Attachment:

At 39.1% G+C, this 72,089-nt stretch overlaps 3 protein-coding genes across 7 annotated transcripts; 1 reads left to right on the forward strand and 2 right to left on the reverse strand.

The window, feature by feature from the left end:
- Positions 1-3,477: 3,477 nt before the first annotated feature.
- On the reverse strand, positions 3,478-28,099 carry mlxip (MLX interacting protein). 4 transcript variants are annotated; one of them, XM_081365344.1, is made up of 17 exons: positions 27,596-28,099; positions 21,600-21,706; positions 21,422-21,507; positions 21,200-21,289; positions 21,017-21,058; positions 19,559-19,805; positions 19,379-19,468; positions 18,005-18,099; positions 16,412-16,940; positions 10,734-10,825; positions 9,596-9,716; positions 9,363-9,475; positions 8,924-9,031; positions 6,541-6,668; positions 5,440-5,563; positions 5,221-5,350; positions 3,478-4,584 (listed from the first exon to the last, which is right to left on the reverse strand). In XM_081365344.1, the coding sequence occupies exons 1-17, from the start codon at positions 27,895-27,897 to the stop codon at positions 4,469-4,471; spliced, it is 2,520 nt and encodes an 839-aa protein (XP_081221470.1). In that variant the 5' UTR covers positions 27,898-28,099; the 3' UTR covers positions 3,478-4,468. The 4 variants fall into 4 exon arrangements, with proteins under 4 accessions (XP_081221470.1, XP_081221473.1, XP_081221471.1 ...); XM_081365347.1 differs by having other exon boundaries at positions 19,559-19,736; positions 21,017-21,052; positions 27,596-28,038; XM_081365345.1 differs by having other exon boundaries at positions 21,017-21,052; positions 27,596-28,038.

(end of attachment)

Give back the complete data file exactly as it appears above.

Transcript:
At 39.1% G+C, this 72,089-nt stretch overlaps 3 protein-coding genes across 7 annotated transcripts; 1 reads left to right on the forward strand and 2 right to left on the reverse strand.

The window, feature by feature from the left end:
- Positions 1-3,477: 3,477 nt before the first annotated feature.
- On the reverse strand, positions 3,478-28,099 carry mlxip (MLX interacting protein). 4 transcript variants are annotated; one of them, XM_081365344.1, is made up of 17 exons: positions 27,596-28,099; positions 21,600-21,706; positions 21,422-21,507; positions 21,200-21,289; positions 21,017-21,058; positions 19,559-19,805; positions 19,379-19,468; positions 18,005-18,099; positions 16,412-16,940; positions 10,734-10,825; positions 9,596-9,716; positions 9,363-9,475; positions 8,924-9,031; positions 6,541-6,668; positions 5,440-5,563; positions 5,221-5,350; positions 3,478-4,584 (listed from the first exon to the last, which is right to left on the reverse strand). In XM_081365344.1, the coding sequence occupies exons 1-17, from the start codon at positions 27,895-27,897 to the stop codon at positions 4,469-4,471; spliced, it is 2,520 nt and encodes an 839-aa protein (XP_081221470.1). In that variant the 5' UTR covers positions 27,898-28,099; the 3' UTR covers positions 3,478-4,468. The 4 variants fall into 4 exon arrangements, with proteins under 4 accessions (XP_081221470.1, XP_081221473.1, XP_081221471.1 ...); XM_081365347.1 differs by having other exon boundaries at positions 19,559-19,736; positions 21,017-21,052; positions 27,596-28,038; XM_081365345.1 differs by having other exon boundaries at positions 21,017-21,052; positions 27,596-28,038.